Star Trek Universal Translator Headcanon

I think that, for frequently encountered languages, the translation program of the universal translator is heavily curated with a lot of manual entry. Because many languages use a lot of idioms and metaphors which would need a manual translator to give some context at some point. So for like Klingon, Vulcan, Romulan, Cardassian, etc the software is almost entirely manually curated with only a bit of machine learning for the occasional on-the-fly stuff.

I believe the translation software is only *completely* automated/procedural when it comes across a language never encountered before. I think that, in those cases, it’s not *nearly* as good as manually curated translation. But it’s *good enough* to be somewhat intelligible in most cases (with famous exceptions like in Darmok).

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The Emperor Blew Up the Shield Wall!

During yesterday’s Dune session, there were several memorable moments, but perhaps most dramatic is when the Emperor suffered a harrowing loss to Atreides, and then decided to blow up the Shield Wall – causing the storm to immediately wipe out the Atreides and Harkonnen settlements of Arrakeen and Carthag. That was pretty incredible.

The Emperor Blew Up the Shield Wall!

After that, it mostly came down to the Emperor and the Spacing Guild squabbling over strongholds, as they were the only ones that had the wealth to keep fighting and deploying troops. And they kept funding each other in a macabre cycle, the Emperor paying the Guild to deploy troops and the Guild paying the Emperor for weapons. The Bene Gesserit made a strong showing late game, though. This was definitely the most exciting game I’ve played yet! Although the previous game did involve Harkonnen shooting a shielded Fremen with a lasgun, with predictably dramatic results.

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Telvanni Gift Culture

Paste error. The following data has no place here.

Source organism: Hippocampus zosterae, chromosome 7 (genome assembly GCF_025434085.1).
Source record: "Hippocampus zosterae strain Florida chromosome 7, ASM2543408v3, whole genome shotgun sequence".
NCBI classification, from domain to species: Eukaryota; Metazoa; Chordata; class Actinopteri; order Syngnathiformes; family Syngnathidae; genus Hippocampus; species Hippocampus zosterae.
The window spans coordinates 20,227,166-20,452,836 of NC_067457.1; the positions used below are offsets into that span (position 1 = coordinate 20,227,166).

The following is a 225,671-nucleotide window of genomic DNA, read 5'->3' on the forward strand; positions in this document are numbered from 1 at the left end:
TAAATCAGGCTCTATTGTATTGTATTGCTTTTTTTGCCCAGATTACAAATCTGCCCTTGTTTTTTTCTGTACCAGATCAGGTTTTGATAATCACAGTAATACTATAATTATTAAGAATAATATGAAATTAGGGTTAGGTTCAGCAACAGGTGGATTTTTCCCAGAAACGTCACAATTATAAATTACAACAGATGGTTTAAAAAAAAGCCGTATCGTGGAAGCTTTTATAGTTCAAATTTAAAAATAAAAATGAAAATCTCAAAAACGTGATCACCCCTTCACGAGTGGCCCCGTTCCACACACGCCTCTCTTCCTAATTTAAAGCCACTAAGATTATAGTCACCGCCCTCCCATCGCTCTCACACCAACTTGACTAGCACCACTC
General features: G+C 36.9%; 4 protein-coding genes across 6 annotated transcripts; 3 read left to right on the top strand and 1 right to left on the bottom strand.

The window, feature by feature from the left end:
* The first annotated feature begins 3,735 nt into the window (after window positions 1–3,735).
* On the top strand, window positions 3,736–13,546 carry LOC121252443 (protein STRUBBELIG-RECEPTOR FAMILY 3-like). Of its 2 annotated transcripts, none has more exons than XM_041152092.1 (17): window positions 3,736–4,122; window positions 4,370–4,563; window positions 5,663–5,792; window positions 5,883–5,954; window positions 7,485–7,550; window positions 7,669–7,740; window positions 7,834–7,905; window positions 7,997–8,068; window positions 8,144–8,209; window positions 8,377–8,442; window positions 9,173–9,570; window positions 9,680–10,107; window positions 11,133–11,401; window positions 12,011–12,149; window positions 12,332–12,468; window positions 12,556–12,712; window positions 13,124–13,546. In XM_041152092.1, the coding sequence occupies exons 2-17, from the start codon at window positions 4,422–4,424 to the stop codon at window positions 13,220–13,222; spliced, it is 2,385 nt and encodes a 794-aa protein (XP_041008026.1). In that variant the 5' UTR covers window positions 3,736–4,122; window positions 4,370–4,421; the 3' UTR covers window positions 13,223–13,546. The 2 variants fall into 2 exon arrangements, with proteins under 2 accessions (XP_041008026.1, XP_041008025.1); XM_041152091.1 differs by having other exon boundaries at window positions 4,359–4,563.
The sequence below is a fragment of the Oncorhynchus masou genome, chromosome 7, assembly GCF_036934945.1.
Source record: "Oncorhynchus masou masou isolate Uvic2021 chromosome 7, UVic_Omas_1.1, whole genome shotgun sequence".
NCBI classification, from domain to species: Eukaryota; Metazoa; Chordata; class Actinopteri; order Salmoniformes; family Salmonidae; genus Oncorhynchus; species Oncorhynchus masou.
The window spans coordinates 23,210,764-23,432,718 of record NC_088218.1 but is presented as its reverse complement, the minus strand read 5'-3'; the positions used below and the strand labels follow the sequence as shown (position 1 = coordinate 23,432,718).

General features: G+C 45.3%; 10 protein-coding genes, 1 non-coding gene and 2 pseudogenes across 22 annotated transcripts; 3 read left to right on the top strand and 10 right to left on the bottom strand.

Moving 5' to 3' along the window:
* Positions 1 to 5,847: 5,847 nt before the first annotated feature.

Based on how the Telvanni are presented in Morrowind, these are my speculations on Telvanni gift culture. More than the other Houses and factions, Telvanni famously gives the player the best rewards and the highest pay. On the surface this makes sense, as House Telvanni is supposedly the wealthiest House. But there also seems to be a consistent culture around gifts and giving that I find interesting, and the game hints at a relatively complex Telvanni gift culture with myriad unwritten rules and expectations.

The Silver Staff of Peace is described as being the traditional gift for a Master to give their Mouth, while the Silver Staff of War is the traditional gift to commemorate the ascension to Spellwright. This suggests that there is a layer of a very formalized and prescribed gift culture within House Telvanni, whereupon various occasions and promotions must be recognized by the ranking Telvanni via giving the expected gifts. However, most Telvanni also seem to go above and beyond the bare minimum prescribed by their house, and an unofficial-but-basically-official gift giving culture thrives just underneath this formalized layer. And with good reason.

Despite the cutthroat and decentralized nature of House Telvanni, loyalty within the Masters’ staff/households generally seems to be absolute. Even Mistress Therana’s staff and Mouth are still very loyal to her and continue to run the household for her and eliminate threats to her position (presumably with Felisa Ulessen taking on more and more of the day-to-day decisions). Due to the House’s notorious infighting between the Masters (and their staff by proxy), the Masters reinforce the loyalty of their staff, retainers, allies, etc through the giving of extravagant gifts and endowments. This has gotten to the point that reception of these gifts is an expectation of subordinate Telvanni, and one of their most common perks.

In addition to cementing allies’ loyalty, the Telvanni culture of gift giving also serves to be a way for the Masters to flaunt their wealth and might. They often give gifts of incredible power, items which cannot be recreated in the game, and nonchalantly act as though it were a silly trinket. They obviously know the gift is extravagant and dear, but it is part of the Telvanni game to pretend that it is nothing for them to give so generously (“What, this old thing?”).

Master Aryon even takes it a step further when he gives you Aryon’s Helper, an obviously incredible item which would require orders of magnitude more enchantment capacity than any item has (and therefore must be a very complex and efficient enchantment), and he tells you that it was his first enchantment – hopefully you can find some use for it. I don’t believe for one minute that glove was his first enchantment (because that’s ridiculous), but the purpose of the gifts is two-fold: to keep subordinates and allies happy, while also demonstrating your power and creating/maintaining your reputation as the baddest sorcerer that ever was.

Presumably, then, the other role to be played – that of the recipient – is to play along and be suitably impressed by what a truly remarkable and rare item it is, while the giver continues to insist that it is nothing, a mere bauble. This completes the circle and further reinforces the relationship in both directions. This is important, especially if the recipient is a subordinate, but also for allied peers.

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